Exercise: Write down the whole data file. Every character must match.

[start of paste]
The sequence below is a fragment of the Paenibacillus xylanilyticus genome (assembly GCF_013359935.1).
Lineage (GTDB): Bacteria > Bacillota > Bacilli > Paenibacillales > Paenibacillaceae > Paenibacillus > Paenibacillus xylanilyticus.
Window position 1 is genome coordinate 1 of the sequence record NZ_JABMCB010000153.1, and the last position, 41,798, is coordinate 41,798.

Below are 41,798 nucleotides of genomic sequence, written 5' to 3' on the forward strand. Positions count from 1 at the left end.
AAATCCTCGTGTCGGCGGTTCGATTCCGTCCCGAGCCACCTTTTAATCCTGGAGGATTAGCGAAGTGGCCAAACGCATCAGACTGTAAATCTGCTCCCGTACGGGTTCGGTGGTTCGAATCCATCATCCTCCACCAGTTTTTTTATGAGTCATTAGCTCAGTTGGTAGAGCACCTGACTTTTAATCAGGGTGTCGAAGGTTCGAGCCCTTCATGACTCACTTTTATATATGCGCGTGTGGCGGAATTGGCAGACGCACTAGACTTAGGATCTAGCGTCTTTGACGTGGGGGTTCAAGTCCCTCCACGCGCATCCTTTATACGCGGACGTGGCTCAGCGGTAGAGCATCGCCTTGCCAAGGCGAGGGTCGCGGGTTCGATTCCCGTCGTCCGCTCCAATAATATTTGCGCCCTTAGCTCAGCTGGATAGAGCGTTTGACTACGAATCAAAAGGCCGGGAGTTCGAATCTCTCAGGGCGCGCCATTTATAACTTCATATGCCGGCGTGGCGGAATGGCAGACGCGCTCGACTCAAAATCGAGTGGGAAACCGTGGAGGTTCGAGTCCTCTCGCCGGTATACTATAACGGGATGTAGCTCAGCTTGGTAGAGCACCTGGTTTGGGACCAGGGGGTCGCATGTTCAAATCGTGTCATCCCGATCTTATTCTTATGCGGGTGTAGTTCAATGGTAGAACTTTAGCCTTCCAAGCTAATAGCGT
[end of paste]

The sequence below is a fragment of the Paenibacillus xylanilyticus genome (assembly GCF_013359935.1).
Lineage (GTDB): Bacteria > Bacillota > Bacilli > Paenibacillales > Paenibacillaceae > Paenibacillus > Paenibacillus xylanilyticus.
Window position 1 is genome coordinate 1 of the sequence record NZ_JABMCB010000153.1, and the last position, 41,798, is coordinate 41,798.

Below are 41,798 nucleotides of genomic sequence, written 5' to 3' on the forward strand. Positions count from 1 at the left end.
AAATCCTCGTGTCGGCGGTTCGATTCCGTCCCGAGCCACCTTTTAATCCTGGAGGATTAGCGAAGTGGCCAAACGCATCAGACTGTAAATCTGCTCCCGTACGGGTTCGGTGGTTCGAATCCATCATCCTCCACCAGTTTTTTTATGAGTCATTAGCTCAGTTGGTAGAGCACCTGACTTTTAATCAGGGTGTCGAAGGTTCGAGCCCTTCATGACTCACTTTTATATATGCGCGTGTGGCGGAATTGGCAGACGCACTAGACTTAGGATCTAGCGTCTTTGACGTGGGGGTTCAAGTCCCTCCACGCGCATCCTTTATACGCGGACGTGGCTCAGCGGTAGAGCATCGCCTTGCCAAGGCGAGGGTCGCGGGTTCGATTCCCGTCGTCCGCTCCAATAATATTTGCGCCCTTAGCTCAGCTGGATAGAGCGTTTGACTACGAATCAAAAGGCCGGGAGTTCGAATCTCTCAGGGCGCGCCATTTATAACTTCATATGCCGGCGTGGCGGAATGGCAGACGCGCTCGACTCAAAATCGAGTGGGAAACCGTGGAGGTTCGAGTCCTCTCGCCGGTATACTATAACGGGATGTAGCTCAGCTTGGTAGAGCACCTGGTTTGGGACCAGGGGGTCGCATGTTCAAATCGTGTCATCCCGATCTTATTCTTATGCGGGTGTAGTTCAATGGTAGAACTTTAGCCTTCCAAGCTAATAGCGT